I loved the outdoors, but not the killing. I loved Mor’s cooking, though, how she dressed the bird and wreathed the plate with bright carrots and beets. Couldn’t have one without the other. To eat a bird, I had to put a slug in it first.
    A rush of wings and squawking filled my ears, I tripped the Winchester’s safety and aimed.

    • Charli Mills says:

      Powerful piece! The tension between the idea of the dressed bird and what is necessary to bring it to plate rings true. It makes the final action one of intentional bravery. Thanks for joining us!

    • Norah says:

      There’s a truth in this story that isn’t told when we cruise the supermarket aisles. I wonder how different our eating habits might be if this was our daily task.

  7. TanGental says:

    It’s so tough, this 99 limit, Charli. But here goes…


    Harry dropped his gaze to avoid looking at Sally. No point; she didn’t know he existed. He looked at the dog.
    Milton looked back; he scratched his ear before lowering himself into a squat.
    “No. Christ. Not here.”
    Milton held Harry’s gaze as he shat on the pavement.
    “Great” Harry stared at the sticky turd. He patted his pocket. No bags.
    Harry glanced up, wondering if he could leave it. To his horror, Sally was a few paces away. She held out her crisp packet. “Here.”
    “For that.”
    As Harry cleared up, Sally rubbed Milton’s head. “Cute dog.”

    As this is my first try I’m not entirely sure if you prefer the link to my post with the flash in it or the paste in tis comment box. I’m over analysing again I expect…


    • Charli Mills says:

      Welcome Geoff! You did a splendid job with the 99 word limit. I laughed and cringed at the same time. Even with the word constraint you captured that universal youth awkwardness we feel when around the person we like. The dog caries out an important role! I hope you return weekly and find that flash writing has gifts to offer when practiced regularly. Thank you!

    • Charli Mills says:

      And the preference is yours, Geoff. On Tuesdays I compile all the flash into one post so that they are easy for readers to access without having to hop around. I post each individual story on Carrot Ranch Communications (Facebook page) and gladly include links back to your own blog. Whether you want to post the response in the comments or on your blog depends. Some people have a specific agenda with their blog and flash fiction might not fit. Other bloggers write about their experiences or processes and include their responses. It’s up to you!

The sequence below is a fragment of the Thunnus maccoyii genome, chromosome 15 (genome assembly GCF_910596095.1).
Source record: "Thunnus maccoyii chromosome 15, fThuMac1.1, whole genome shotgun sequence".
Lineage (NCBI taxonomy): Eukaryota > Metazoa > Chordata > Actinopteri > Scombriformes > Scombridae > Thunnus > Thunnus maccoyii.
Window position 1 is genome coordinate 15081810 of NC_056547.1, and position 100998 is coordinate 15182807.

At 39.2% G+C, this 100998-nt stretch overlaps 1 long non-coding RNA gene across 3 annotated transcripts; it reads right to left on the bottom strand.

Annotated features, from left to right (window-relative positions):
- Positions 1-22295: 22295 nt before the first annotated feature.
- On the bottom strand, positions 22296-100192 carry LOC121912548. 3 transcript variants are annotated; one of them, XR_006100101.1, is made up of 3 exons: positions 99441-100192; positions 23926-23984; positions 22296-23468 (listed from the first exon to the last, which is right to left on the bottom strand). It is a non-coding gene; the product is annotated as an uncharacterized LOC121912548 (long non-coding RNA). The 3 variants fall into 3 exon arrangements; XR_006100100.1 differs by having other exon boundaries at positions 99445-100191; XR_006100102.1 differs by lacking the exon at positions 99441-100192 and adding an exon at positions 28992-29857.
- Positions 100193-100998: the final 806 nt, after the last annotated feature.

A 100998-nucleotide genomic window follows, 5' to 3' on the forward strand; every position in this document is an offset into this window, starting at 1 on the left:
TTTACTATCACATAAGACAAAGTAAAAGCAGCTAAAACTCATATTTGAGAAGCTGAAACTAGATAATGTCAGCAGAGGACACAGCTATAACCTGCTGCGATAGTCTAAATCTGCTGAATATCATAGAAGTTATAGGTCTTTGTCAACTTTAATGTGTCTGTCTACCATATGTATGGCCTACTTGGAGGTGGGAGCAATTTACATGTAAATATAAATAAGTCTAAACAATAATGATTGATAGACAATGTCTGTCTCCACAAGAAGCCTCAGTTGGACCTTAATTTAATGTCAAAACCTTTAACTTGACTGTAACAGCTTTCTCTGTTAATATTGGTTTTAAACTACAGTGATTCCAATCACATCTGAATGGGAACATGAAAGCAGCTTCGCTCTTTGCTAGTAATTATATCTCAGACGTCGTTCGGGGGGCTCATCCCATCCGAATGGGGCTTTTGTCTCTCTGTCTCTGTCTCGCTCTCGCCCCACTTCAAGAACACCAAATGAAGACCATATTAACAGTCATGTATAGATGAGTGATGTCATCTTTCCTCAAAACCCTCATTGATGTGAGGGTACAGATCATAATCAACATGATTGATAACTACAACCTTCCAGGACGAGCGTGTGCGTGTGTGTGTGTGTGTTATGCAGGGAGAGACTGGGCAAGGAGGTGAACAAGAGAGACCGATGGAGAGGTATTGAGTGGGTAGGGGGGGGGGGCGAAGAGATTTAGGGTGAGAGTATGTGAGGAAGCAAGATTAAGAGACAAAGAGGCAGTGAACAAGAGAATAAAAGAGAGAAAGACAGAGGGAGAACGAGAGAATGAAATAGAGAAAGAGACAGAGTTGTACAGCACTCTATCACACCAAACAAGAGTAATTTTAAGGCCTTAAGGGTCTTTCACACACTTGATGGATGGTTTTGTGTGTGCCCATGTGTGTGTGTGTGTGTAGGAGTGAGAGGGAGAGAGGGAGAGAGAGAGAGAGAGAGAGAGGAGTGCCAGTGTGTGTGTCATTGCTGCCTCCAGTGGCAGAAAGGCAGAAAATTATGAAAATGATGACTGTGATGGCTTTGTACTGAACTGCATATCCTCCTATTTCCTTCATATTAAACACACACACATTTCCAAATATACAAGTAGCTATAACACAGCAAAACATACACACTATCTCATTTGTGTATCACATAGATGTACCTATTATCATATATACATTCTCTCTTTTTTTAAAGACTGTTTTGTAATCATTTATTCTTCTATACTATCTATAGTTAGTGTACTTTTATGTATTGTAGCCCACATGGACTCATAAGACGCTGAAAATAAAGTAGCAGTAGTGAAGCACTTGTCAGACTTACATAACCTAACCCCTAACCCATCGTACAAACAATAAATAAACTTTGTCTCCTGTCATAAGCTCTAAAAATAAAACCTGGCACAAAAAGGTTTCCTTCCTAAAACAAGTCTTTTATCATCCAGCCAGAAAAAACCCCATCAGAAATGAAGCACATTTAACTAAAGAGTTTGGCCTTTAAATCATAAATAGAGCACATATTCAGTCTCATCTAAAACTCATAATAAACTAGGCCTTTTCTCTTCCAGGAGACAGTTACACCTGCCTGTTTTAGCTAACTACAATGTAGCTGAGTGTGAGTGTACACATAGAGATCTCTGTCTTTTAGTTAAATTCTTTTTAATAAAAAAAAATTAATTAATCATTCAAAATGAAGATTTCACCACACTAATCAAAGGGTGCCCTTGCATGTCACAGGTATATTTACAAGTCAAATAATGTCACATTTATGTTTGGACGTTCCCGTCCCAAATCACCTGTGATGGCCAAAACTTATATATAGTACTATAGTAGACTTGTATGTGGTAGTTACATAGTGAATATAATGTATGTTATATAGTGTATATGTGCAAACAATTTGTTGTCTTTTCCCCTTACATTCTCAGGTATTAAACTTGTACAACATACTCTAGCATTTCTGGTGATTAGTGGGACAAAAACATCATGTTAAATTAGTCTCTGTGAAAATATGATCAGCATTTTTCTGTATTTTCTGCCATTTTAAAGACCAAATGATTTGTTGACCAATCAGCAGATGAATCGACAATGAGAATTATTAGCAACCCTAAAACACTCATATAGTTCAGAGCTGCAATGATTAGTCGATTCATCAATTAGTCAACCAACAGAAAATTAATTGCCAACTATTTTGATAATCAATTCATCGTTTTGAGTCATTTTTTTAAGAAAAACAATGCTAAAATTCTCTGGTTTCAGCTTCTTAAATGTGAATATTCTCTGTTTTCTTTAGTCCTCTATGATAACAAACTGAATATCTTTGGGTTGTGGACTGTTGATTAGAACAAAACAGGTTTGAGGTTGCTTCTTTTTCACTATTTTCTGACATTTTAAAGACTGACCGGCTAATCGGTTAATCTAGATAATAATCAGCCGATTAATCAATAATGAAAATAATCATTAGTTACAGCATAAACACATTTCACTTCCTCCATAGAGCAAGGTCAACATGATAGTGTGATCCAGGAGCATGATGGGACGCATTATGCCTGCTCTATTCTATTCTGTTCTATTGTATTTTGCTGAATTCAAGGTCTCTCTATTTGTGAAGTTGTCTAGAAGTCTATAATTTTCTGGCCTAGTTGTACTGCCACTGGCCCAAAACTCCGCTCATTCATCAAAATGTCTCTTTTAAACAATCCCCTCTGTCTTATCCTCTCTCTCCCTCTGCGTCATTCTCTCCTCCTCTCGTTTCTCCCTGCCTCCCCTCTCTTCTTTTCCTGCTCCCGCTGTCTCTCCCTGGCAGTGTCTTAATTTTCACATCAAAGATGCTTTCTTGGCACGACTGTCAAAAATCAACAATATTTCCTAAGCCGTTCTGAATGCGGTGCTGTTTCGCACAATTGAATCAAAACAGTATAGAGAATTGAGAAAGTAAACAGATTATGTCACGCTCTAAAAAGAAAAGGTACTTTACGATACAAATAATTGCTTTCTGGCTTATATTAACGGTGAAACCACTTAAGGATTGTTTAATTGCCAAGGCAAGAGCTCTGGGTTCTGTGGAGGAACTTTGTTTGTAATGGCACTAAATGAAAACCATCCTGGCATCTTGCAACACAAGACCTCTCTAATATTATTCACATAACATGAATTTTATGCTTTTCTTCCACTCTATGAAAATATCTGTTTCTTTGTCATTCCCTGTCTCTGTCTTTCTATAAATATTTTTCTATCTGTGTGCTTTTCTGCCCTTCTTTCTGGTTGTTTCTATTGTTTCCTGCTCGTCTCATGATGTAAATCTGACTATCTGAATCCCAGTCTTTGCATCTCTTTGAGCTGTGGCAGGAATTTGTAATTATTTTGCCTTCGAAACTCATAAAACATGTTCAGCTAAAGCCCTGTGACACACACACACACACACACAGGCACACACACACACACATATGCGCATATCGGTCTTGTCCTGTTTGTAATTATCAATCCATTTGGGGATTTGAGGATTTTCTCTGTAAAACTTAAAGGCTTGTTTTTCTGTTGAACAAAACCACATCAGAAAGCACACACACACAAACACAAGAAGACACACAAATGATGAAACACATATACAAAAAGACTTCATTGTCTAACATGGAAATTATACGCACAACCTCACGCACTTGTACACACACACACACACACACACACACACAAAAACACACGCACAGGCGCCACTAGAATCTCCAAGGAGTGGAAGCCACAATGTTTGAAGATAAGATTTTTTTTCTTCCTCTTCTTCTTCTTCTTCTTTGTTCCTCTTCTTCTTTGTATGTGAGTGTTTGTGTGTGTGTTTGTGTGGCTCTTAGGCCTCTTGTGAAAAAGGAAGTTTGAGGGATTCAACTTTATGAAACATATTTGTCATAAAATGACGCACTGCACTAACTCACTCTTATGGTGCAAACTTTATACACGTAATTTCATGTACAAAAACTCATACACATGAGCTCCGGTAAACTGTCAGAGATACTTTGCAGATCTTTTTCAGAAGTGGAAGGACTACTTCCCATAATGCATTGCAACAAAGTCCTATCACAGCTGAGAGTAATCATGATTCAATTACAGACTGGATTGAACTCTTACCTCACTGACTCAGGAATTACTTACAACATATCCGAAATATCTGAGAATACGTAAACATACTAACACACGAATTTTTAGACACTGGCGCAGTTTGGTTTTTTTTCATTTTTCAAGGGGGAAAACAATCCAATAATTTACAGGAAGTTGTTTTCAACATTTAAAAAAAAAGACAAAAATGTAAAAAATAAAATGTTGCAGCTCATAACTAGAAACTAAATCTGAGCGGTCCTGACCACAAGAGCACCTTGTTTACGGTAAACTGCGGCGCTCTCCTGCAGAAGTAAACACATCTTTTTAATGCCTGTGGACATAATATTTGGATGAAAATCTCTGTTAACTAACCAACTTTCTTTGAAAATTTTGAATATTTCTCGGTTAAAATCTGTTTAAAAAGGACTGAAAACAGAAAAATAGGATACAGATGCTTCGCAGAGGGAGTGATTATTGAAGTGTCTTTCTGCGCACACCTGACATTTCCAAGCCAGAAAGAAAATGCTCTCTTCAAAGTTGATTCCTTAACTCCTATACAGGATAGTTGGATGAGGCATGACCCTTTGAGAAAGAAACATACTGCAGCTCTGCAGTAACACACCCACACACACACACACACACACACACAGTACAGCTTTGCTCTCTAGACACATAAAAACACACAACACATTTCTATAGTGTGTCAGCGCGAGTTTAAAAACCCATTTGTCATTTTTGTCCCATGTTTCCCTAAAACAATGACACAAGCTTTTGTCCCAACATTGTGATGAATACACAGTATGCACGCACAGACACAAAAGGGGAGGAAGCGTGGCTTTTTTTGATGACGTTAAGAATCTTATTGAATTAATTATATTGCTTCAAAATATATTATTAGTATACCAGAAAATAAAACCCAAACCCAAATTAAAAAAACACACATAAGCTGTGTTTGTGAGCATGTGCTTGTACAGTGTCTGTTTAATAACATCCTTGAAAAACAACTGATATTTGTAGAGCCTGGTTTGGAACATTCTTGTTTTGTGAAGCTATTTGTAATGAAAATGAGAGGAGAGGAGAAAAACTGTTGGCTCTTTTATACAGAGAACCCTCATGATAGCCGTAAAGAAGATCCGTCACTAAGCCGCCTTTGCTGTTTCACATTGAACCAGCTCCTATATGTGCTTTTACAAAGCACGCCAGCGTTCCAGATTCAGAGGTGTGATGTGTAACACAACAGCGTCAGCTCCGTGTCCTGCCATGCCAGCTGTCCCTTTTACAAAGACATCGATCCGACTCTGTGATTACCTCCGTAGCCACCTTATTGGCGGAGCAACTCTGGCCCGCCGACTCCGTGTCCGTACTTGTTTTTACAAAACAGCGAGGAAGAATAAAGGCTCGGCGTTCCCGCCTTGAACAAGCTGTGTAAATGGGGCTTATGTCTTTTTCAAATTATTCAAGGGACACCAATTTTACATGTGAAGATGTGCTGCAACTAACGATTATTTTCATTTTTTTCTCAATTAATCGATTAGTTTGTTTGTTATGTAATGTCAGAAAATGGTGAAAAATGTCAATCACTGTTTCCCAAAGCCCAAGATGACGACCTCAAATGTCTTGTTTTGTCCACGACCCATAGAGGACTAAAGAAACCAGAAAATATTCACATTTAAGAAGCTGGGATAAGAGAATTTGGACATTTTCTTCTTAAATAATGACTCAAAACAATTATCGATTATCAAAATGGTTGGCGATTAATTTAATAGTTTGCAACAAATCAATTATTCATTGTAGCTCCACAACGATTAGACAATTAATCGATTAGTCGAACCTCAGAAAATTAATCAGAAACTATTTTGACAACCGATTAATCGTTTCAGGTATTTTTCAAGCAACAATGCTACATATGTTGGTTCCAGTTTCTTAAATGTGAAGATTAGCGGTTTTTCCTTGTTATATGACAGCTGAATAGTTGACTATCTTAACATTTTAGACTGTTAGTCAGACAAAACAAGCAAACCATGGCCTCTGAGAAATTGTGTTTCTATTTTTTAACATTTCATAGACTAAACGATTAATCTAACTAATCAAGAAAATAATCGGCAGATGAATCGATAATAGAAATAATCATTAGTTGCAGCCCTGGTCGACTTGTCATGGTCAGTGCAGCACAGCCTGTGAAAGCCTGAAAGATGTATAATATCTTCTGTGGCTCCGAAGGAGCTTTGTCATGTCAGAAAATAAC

• Norah says:

      Hi Geoff,
      Love your piece. It’s all in the timing, isn’t it? I also laughed and cringed as I read the story. I can just imagine it happening.
      I do like it when I can read flash pieces on the author’s blog, so I can check out what else they are writing and leave an individual comment. Though, as Charli says, that doesn’t suit all writers. Just a thought.

    • Sarah Brentyn says:

      Ha! This is fantastic! Absolutely love the last line.

  8. Larry LaForge says:

    Bye Bye Betsy by Larry LaForge

    He’s struggling with it, but knows he must dump her immediately after graduation.

    They had a great ride for four years. He took her everywhere, and she never let him down.

    She didn’t come with a manual, so he had to learn everything on the fly. It was rocky at times. Someone more experienced could have kept things running more smoothly.

    Her presence at the big job interview was embarrassing. Now that he must impress his uppity colleagues, she just can’t be in the picture.

    But deep inside he knows.

    That’s the best pickup truck he will ever own.

    • Charli Mills says:

      Welcome Larry! This made me think of the “Old Red Rooster” my husband owned for 20 years. By the time she was done, I thought I was happy to see her go, but the truth of your last line makes me realize she will always be our best-ever pickup truck. Great flash, but of course I would expect that from a seasoned flash writer.

      I want to let our readers and writers know who you are–this is Larry LaForge of Flash Fiction Magazine (as mentioned in the April 30th post). A gift indeed that you stopped by to join us! I hope to see more of our writers submitting to your magazine (already I read a great short by Anne Goodwin) and I look forward to you joining us as you can. Thank you!

  9. […] In 99 words (no more, no less) write about the experience of letting go of something that feels saf… […]

  10. Norah says:

    Hi Charli, Here is my piece in response to this week’s challenge. I’m looking forward to reading all the contributions. Looks like you are developing quite a following. 🙂

    • Charli Mills says:

      What a creative take on the prompt this week! My fill in the blank response is “baseball.” It’s so interesting to see the turn-out each week and read all the response again in one piece.

      • Norah says:

        I agree. There is a great variety in this week’s responses. Thanks for sharing your response to mine! I haven’t tried baseball but used to play softball at school.

      • Charli Mills says:

        Baseball is simply a smaller ball…for some reason boys play baseball and girls softball. I’m not sure I understand why. But my dad played baseball like many farm kids and city kids. He tried to get me and my friends into it, getting out his old mit and worn baseball…groan, no, sob, sob…hey, this is fun! 🙂